Emotionally Charged

For years how people felt about themselves and work was often denigrated by the ultimate back-handed compliment as the ‘soft side’ of human resources. In fact at recent forum of human resource managers the view was expressed that they would never use the words emotional intelligence in their workplaces.
Like everything that falls into the ‘soft’ category it was the victim of the one thing that HR practitioners are historically very bad at – reliable metrics that prove value in tangible terms, namely the bottom line.
There is now however growing amount of research providing strong case for the contribution EI – Emotional Intelligence – makes to the bottom line.
The US Air Force knocked cool US$3 million off its annual human resources costs by hiring recruiters who scored highly in the EI competencies of assertiveness, empathy, happiness and self-awareness.
One study of experienced partners in multinational consulting firm found those that scored above the median on EI competencies delivered 139 percent better from their accounts than other partners, in this case US$1.2 million per account.
Another study found that in successful companies, 74 percent had an executive who was high in emotional intelligence. Of the companies that failed, 76 percent were led by executives without high emotional intelligence.
When you look at the attributes covered in EI it’s easy to see why they are common amongst successful executives. They include self-confidence, optimism, influence, innovation, achievement, drive and leadership. Interestingly, these are skills that can be learnt and not aspects of personality.
Another reason why the whole subject is growing in credibility and popularity is that these same attributes are also common to high performers outside the senior management team.
An insurance company found new salesmen who scored high on ‘learned optimism’ sold 37 percent more insurance in their first two years than pessimists.
A manufacturing plant that trained supervisors in emotional competencies such as listening and helping employees solve their own problems saw lost time accidents halved, personal grievances reduced and productivity goals surpassed.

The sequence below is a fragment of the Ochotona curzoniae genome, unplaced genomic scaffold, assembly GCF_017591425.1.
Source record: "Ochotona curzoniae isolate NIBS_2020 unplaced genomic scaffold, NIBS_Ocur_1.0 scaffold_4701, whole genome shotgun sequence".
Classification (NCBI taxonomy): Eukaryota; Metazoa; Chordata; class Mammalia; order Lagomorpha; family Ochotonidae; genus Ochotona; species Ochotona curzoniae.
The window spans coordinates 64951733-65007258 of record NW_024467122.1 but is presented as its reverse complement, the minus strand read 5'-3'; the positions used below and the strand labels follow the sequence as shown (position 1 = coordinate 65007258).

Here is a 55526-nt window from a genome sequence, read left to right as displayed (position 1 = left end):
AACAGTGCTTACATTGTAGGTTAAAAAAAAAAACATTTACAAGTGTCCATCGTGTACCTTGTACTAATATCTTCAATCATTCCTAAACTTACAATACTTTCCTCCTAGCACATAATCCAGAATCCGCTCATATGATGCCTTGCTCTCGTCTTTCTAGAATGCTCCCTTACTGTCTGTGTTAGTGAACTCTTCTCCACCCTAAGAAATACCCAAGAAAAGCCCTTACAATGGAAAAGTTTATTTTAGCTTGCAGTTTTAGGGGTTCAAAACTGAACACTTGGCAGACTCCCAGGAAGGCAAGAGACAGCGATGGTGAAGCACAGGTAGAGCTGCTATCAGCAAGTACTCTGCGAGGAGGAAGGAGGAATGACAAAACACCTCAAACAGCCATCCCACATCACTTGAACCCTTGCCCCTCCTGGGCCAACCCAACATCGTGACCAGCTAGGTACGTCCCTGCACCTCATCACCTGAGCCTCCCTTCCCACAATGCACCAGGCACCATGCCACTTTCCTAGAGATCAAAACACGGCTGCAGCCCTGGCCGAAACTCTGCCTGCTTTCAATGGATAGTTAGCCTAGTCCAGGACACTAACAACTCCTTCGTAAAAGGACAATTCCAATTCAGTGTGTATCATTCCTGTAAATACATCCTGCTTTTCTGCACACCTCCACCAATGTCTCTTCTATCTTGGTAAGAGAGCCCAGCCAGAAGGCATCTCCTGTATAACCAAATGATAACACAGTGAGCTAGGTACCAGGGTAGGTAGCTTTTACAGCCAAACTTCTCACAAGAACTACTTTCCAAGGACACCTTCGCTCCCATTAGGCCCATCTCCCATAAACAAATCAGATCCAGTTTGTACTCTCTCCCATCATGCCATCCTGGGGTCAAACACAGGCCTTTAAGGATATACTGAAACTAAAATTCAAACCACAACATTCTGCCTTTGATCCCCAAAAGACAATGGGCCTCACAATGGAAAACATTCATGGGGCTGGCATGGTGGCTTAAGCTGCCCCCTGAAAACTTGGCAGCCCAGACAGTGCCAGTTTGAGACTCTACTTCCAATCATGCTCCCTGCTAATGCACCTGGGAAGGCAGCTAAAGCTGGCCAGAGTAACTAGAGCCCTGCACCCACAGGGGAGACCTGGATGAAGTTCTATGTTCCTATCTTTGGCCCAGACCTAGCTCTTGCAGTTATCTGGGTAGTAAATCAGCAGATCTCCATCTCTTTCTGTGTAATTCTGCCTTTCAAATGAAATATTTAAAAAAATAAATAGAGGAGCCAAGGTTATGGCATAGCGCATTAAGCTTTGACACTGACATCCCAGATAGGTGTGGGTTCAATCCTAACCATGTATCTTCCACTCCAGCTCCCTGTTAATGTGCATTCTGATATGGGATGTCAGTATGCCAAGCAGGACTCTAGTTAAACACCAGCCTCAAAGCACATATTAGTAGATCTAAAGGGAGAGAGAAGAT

What is interesting is that when the difference between high and average performers is analysed, one-third is due to technical skills and cognitive ability – two thirds is due to emotional competence.
What this work over the past 10 years has shown is that organisational culture – the values and behaviours of employees – has as much to do with an organisation’s success as its products, R&D, technical competencies and even its market share. It’s the ‘how’ of what gets done, the manner or style in which things are done, rather than the things themselves.
What we are also starting to understand is the importance of working on the ‘what’ as well as the ‘how’. Improving culture without dealing with the strategy, goals and objectives may make the organisation great place to work but it may not ensure the organisation will stick around for the long run. parallel is working on someone’s emotional intelligence without also improving their business smarts.
Organisations that don’t get the strategy and actions right won’t get anywhere. Paradoxically, focusing on these alone risks stagnation and entrenched bureaucracies.
The trick is combining the ‘what’ and the ‘how’. At the organisational level, it is about working on the strategy as well as the culture. At the level of the leader who will drive and make this happen, it is about developing business as well as emotional intelligence.
Daniel Goleman (the author of several works on emotional intelligence) found an alarming number of CEOs suffer from what he terms “CEO disease” – it’s not that they don’t care how they are perceived, they do. Goleman says they suffer because they think they can decipher this information themselves. They think that if they are having negative effect, someone will tell them. He says they are wrong.
CEOs often know they are not quite getting the whole picture. Senior managers don’t quite lie, but maybe don’t tell the whole truth. The question is how to fill in the gaps – this is where mentor can help.
A CEO can discuss things with mentor that would not be appropriate with colleague or peer. mentor should also have their own library of experience and track record of achievement, not just theory.
Business intelligence is the experience to interpret and manage technical information and deliver organisational objectives. For most of us that requires falling on our faces periodically in the interest of developing intelligence. If we’re lucky we can learn from the mistakes of others as well as our own.

Melissa Clark-Reynolds is principal of the organisational performance consultancy The Empower Group.

Visited 3 times, 1 visit(s) today
Close Search Window